The Washington PostDemocracy Dies in Darkness

Men: We’re too boring and rude for D.C.’s great women

Happy hour at Brick & Mortar in Washington’s Penn Quarter neighborhood. (Photo by Jabin Botsford/The Washington Post)
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When I got out of a two-year relationship in August, my self-esteem was extremely low. To further pollute the brain, I’d bought into the idea that D.C. women are stuck-up.

But when I did start dating again, I was impressed. Sure, there are elitists everywhere in this city, regardless of gender. But overall, I have found the women in Washington, D.C., to be quite awesome — a mix of smart, confident, self-aware, attractive and talented in something.

In the past six months, every woman I’ve gone on a date with via a dating app has matched this description. Even the ones I didn’t hit it off with. Which had me thinking: The D.C. man needs to step up his game.

My first online date was an art teacher and photographer who said hilariously inappropriate things on our first date. We dated for a few months and are still friends. This is another mark of awesome — the maturity to handle a friendship after it doesn’t work out romantically.

There was a Bumble date that went south pretty quickly, but she was killing it when it came to interior design; her apartment was fantastic.

Then there was the law student. We went to a nightclub where a friend is a concert promoter, sat in one of the backrooms, drank whiskey and argued about the distribution of wealth in D.C and Baltimore. This show was hard electronic, so not her style (nor mine, either). She still put up with this and requested a second date.

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I went out with an attorney who just moved back to the States from New Zealand. She studied piano in college and played professionally for a bit. When I took her to a friend’s house where there was a piano, she started to play music she’d never seen before and impressed us both. 

Another woman refused to do dinner dates, so I had to come up with a different option. Instead, I invited her to a performance I was filming at Dupont Underground and then we biked around the trolley tracks.

Another woman helped me paint a mural. I like doing activities on dates that I’ve never done before. The unknown is more appealing than the known.

For all of the awesomeness I’ve found in the city’s women, I’ve been encountering a lot of lame men lately. I have friends who take every woman on the same date. One swears sushi is the winner. Another breaks out his profession way too early in conversation. There’s this one who gets extremely drunk on dates, always slurring. I know several who still can’t remove from their vocabulary the derogatory terms for women, even when they’re in the room. Or they blast the most misogynistic music en route to their “romantic” evening, with her seated passenger-side. Then there’s the friend who uses this ridiculous, Hemingway-esque prose when chatting with women on dating apps, to make himself sound more intellectual. She can tell you’re trying too hard, dude.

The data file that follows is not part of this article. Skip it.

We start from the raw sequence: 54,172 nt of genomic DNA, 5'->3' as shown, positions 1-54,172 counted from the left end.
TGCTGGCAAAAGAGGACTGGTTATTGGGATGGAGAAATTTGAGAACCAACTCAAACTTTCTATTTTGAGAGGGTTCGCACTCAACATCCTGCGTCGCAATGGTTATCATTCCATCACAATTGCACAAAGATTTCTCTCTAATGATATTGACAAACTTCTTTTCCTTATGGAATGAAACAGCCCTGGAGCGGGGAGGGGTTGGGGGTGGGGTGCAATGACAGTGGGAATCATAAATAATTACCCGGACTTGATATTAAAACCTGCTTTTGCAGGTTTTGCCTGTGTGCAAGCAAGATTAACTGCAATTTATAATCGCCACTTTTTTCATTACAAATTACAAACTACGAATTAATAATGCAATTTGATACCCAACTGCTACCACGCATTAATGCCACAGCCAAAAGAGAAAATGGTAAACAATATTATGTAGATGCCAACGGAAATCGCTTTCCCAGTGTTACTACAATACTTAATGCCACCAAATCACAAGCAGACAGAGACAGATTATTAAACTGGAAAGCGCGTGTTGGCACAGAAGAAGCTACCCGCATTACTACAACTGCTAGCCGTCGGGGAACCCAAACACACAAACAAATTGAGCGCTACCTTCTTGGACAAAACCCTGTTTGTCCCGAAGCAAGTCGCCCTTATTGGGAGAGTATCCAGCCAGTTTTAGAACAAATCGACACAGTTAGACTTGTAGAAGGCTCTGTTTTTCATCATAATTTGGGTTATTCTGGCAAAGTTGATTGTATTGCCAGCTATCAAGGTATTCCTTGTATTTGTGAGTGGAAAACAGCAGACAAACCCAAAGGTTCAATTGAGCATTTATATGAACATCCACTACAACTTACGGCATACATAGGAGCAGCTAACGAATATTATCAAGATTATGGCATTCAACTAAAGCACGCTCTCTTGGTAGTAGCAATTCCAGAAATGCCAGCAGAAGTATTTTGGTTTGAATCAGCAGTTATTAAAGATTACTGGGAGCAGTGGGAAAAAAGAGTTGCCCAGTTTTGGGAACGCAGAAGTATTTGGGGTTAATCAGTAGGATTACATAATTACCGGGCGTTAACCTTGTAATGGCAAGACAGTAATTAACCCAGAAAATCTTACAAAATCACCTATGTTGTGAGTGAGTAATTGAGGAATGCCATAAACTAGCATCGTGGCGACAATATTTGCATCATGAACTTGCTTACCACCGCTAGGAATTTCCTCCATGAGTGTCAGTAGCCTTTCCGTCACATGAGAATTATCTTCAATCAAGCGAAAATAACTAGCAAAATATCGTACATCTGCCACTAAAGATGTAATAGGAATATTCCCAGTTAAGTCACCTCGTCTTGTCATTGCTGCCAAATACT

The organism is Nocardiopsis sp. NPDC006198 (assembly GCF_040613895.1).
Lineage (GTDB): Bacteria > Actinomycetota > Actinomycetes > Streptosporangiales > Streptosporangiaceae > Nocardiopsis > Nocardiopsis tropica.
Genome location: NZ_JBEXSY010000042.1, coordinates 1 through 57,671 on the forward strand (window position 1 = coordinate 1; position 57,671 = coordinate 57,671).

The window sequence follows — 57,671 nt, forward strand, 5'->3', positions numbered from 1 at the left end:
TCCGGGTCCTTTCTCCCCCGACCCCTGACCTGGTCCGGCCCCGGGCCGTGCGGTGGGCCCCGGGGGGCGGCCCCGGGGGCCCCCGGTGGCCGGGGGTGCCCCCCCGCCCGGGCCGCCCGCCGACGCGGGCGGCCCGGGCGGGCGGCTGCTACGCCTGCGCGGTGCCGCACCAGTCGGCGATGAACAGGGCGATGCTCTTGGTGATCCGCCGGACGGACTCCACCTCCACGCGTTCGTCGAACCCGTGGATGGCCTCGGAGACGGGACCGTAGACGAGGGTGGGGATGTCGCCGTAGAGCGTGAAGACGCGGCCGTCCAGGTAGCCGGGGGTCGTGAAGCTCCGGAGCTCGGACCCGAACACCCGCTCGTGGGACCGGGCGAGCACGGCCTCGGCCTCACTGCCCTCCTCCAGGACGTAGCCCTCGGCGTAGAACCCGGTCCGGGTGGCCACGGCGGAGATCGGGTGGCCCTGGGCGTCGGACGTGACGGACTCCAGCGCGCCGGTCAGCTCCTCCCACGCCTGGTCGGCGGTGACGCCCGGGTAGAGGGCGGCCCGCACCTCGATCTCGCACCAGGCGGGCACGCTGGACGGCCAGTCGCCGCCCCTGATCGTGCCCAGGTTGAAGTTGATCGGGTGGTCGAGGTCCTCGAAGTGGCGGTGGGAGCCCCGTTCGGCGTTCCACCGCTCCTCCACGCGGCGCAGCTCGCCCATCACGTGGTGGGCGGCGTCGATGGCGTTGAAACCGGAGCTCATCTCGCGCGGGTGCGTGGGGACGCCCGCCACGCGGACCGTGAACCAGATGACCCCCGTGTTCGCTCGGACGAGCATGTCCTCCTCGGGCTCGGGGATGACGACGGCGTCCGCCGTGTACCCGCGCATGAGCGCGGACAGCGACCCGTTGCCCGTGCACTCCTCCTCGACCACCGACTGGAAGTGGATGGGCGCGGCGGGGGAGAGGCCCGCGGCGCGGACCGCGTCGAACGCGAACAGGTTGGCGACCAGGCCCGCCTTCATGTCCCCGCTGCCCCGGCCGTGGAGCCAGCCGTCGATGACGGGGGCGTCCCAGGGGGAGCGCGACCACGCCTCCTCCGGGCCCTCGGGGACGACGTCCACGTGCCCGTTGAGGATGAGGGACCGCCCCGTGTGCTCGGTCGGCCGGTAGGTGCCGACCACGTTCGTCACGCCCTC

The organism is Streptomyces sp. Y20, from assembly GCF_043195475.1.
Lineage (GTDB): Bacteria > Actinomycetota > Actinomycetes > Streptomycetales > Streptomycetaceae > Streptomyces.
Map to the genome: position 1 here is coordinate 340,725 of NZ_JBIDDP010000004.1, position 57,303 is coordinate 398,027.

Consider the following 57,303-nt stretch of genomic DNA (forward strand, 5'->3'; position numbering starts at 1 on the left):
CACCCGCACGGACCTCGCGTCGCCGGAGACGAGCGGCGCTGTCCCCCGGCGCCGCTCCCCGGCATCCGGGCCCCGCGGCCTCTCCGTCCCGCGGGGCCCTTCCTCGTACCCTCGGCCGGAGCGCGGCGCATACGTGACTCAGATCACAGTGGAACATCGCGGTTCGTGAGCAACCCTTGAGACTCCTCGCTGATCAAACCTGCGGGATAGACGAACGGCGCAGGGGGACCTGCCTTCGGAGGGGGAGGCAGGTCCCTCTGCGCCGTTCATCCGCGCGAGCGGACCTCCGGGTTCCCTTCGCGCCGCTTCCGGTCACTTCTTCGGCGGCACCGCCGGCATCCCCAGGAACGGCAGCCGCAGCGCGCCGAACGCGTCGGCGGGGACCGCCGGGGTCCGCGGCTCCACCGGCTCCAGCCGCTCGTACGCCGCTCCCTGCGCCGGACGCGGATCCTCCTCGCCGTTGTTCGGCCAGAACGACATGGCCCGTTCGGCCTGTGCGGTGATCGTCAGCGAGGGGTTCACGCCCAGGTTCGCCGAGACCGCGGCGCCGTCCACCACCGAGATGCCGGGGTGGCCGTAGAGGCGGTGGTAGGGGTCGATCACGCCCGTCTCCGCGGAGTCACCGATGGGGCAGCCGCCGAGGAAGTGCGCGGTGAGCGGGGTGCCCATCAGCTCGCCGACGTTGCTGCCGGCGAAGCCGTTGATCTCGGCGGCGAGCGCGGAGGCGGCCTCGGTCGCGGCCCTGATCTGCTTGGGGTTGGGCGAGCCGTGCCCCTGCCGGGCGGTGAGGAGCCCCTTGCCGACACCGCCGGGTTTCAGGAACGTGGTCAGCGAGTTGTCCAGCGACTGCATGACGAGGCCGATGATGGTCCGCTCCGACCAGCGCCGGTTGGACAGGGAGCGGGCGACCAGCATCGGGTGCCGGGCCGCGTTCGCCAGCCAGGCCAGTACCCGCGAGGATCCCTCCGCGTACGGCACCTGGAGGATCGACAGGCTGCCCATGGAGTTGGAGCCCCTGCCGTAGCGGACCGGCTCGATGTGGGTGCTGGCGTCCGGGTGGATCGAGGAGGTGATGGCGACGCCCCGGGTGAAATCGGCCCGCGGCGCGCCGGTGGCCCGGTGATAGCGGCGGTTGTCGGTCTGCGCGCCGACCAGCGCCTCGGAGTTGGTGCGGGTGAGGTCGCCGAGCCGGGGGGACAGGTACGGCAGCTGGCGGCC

One thing I hear quite often is that D.C. men “have no game.” There are many interpretations of what it means to have game, but confidence is a good starting point. The D.C. man has confidence, but generally it’s a cocky alter-ego that does well in the boardroom or the Executive Office Building but gets in the way of intimacy.

Go ahead, ladies, and make the first move. You’ll date more attractive men.

Confidence is knowledge of your strengths and abilities, tempered by awareness of one’s flaws. Cockiness is an inflated view of your strengths, an attitude that leaves little room for the give-and-take a relationship requires.

The D.C. man’s pomposity is a protective shield. Just as in middle school, the cockiest one in the room can often be the most insecure. It can be disheartening to plant two feet in front of a woman, speak candidly about your interest in her and then she just swats you away. A man with self-confidence can deal with this.

If you told me years ago that the strongest way to market myself to a woman was to be myself, I would have had far more positive encounters. Previously, I’d approach a woman with some disingenuous or pompous line and the conversation would go nowhere fast. I’d have this concept in my head that women were some other kind of being and needed to be approached in some special way. It’s embarrassing to recollect, really.

If I’m at an event where I know few people, I have zero problems striking up a conversation with the guy next to me. Once I used this more organic approach when speaking to women, it became much easier. And life got more fun, too.

When the men of the nation’s capital are comfortable enough with themselves to show personality, then maybe women will have more to work with. We can’t control the ratio of women to men, but at the least, us men can try to raise our inner awesomeness to allow for a bit more symmetry. They deserve it.


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